Lets Make Jelly

strawberry jelly1 picI mentioned yesterday about making some strawberry jelly and boy did it turn out good. I tried some with mint and black pepper in it, while good in it’s own way it’s not for my favorite peanut butter and strawberry jam sandwiches or my favorite toast with strawberry jam. It will be good for cooking, baking and on crackers.

I tend to make my jelly and jams the way my grandmother did, with no pectin added. Earlier in the spring I tried some with Pomona’s Pectin and found it to be chalky tasting. Pomona’s is for low sugar jams and jellies, pectin free is not!

So here goes,

Start by washing  2 ½ pounds fresh strawberries and let them dry on a towel.

Hull them, my favorite tool for this is a baby spoon, go figure. It was good enough for my grandmother and my mother so I have it now. Cut the berries into bits size pieces if you like your jam with bigger chunks of berries or mash them if you don’t. I like big pieces!

Place them in a large glass bowl and pour the juice of 1/2 fresh good size lemon over the top and toss them gently. Then pour over the top 3 3/4 cups of white sugar. You can go up to 4 cups if you wish but I don’t. Toss/stir them gently again, cover the bowl and put it in the fridge. Let it sit there until the next day.

The next day gently toss the berries again and place back into the fridge. Again until the next day.

On the third day prepare your equipment, jars, rings and lids as usual.

Gently stir the berries again and pour into a large stainless steel or enamal pot and turn the heat up until this comes to a boil.

Once boiling you will need to turn the heat almost down to low to keep the jam from foaming right out the top. As it cooks it will settle down and you can raise the heat as needed to keep it boiling good.

You want to stir this, don’t stop stirring. The stirring helps the moisture/steam escape and that is part of jelly making. You don’t have to go fast just a gentle non stop stir with a good wooden spoon works well.

As your jam cooks it will foam less, the berries will become translucent usually around 10-13 minutes. When the syrup sheets off your spoon it’s done.

Sheeting of the spoon is when the syrup will drip, drip, drip and the last few drops just kind of slowly drip or stay right on the spoon. Very shortly after that it will drip slowly and form 2-3 drops side by side on the spoon or a wide drop off the spoon. When this happens place a small amount of a cool plate and check that it resembles jelly.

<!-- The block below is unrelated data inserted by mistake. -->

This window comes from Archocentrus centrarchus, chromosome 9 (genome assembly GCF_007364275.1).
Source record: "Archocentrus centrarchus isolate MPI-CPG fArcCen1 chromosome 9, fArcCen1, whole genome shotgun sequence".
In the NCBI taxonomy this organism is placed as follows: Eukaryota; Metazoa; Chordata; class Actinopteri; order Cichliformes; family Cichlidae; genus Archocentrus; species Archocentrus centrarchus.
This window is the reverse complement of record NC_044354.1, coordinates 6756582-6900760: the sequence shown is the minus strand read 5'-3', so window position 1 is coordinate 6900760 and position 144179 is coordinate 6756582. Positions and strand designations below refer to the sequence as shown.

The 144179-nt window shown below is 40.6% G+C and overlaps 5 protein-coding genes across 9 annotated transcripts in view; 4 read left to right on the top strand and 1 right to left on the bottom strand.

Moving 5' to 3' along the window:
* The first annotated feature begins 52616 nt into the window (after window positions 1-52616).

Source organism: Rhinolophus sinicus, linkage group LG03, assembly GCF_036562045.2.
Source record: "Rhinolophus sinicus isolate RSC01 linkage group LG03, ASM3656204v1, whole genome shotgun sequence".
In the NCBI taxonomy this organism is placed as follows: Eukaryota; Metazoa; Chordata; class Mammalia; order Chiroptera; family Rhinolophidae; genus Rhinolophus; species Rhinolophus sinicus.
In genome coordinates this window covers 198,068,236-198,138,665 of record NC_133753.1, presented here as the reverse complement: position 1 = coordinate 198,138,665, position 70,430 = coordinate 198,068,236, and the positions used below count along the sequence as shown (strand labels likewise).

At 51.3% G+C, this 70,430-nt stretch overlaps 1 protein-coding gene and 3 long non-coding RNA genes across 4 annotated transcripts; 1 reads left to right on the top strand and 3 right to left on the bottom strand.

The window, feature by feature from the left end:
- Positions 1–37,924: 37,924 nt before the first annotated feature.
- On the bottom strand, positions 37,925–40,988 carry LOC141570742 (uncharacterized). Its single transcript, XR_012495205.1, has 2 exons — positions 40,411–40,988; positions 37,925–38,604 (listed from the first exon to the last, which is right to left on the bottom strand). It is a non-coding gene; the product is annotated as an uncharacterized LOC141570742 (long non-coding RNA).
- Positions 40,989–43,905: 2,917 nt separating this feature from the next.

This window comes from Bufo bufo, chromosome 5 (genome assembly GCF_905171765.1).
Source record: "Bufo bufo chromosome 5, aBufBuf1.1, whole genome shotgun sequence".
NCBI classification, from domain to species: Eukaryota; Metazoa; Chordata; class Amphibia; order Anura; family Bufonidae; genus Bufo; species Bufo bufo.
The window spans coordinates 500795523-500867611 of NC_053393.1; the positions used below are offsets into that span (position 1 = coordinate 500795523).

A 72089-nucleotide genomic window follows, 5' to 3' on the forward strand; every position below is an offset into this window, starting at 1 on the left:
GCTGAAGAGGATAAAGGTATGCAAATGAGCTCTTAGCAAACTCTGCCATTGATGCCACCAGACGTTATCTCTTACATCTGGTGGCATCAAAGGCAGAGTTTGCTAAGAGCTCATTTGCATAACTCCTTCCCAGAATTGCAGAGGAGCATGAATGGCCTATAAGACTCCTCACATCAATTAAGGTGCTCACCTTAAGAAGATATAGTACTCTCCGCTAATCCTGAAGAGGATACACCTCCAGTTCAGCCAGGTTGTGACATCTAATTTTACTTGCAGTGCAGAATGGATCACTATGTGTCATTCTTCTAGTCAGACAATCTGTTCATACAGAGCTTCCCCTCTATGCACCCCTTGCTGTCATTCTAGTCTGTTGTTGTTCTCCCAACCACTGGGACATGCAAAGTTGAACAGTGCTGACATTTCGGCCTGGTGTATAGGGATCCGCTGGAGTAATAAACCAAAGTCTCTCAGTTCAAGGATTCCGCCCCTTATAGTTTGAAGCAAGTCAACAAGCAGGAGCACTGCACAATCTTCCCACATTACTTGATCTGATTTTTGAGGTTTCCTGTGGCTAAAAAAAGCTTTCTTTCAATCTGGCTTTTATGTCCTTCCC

Ladle into your hot jars and seal as usual.

Jelly made this way is going to take up to a few days to thicken up and might always be a bit on the runny side unlike the store bought varieties. But it will stay on your sandwich very nicely, well as long as the sandwich lasts around me thats not long.

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Posted on July 15, 2009, in Food Storage, Home Cooking Recipes, Tutorials and tagged , . Bookmark the permalink. 4 Comments.

  1. Mitchell Webster

    Your Jelly looks Fantastic K,

    It has been years since I made jelly or preserves, really would like to try and get some peaches and make my grandmothers Peach Preserves (she called Peach Butter) it really was a cross between the two.

    M

  2. M,
    When you get ready to I would love it if you shared the recipe. 🙂 *wink*

    K

  3. I do not have any canning equipment, and would like to try your strawberry jam recipe (it looks and sounds easy and delicious). Since I can’t actually seal the jars I do have, I would like to make only one or two jars, which would go directly into the refrigerator to be used right away. So I have a few more questions that I hope you can help me with. J

    2 ½ lbs fresh strawberries: – after you hull them and chop them up (big, like you like to), approximately how many cups do you have?

    What does it mean to hull strawberries? Is that just getting rid of the green top?

    Approximately how many of what size jars do you get out of 2 ½ lbs of strawberries?

    Once you’ve opened a jar to eat, how long does it usually last for you? (I’m sure not very long, but since I’m the only one that eats it here, and not very often, I’m trying to see how long I can expect it to last before it goes bad (if I don’t eat it by then). 😉 )

    One more question, this time about jars: I have had experiences (accidental mostly) where I’ve used a store-bought tea bottle (Lipton or Snapple) to make tea at home. I put the lid on while it was still hot, and after it cooled, it was sealed again. The jars I have that I would use for the jelly have a similar lid, with the rubber seal in the lid. Should I put the lids on while the jelly is hot, or should I let it cool down before putting the lids on? If I put the lids on while the jelly is hot, would that cause the jar to seal, or explode? I did see that the jars themselves need to be hot to prevent temperature shock – should they be heated in boiling or not-quite-boiling water? J Sorry, that’s three questions.

    Thank you very much. I am greatly enjoying reading your blog; and thanks for the link to the Biggest Kitchen Table blog as well. I am learning a lot from both of you. 🙂

  1. Pingback: Jelly Update « Lizzy Lane Farm

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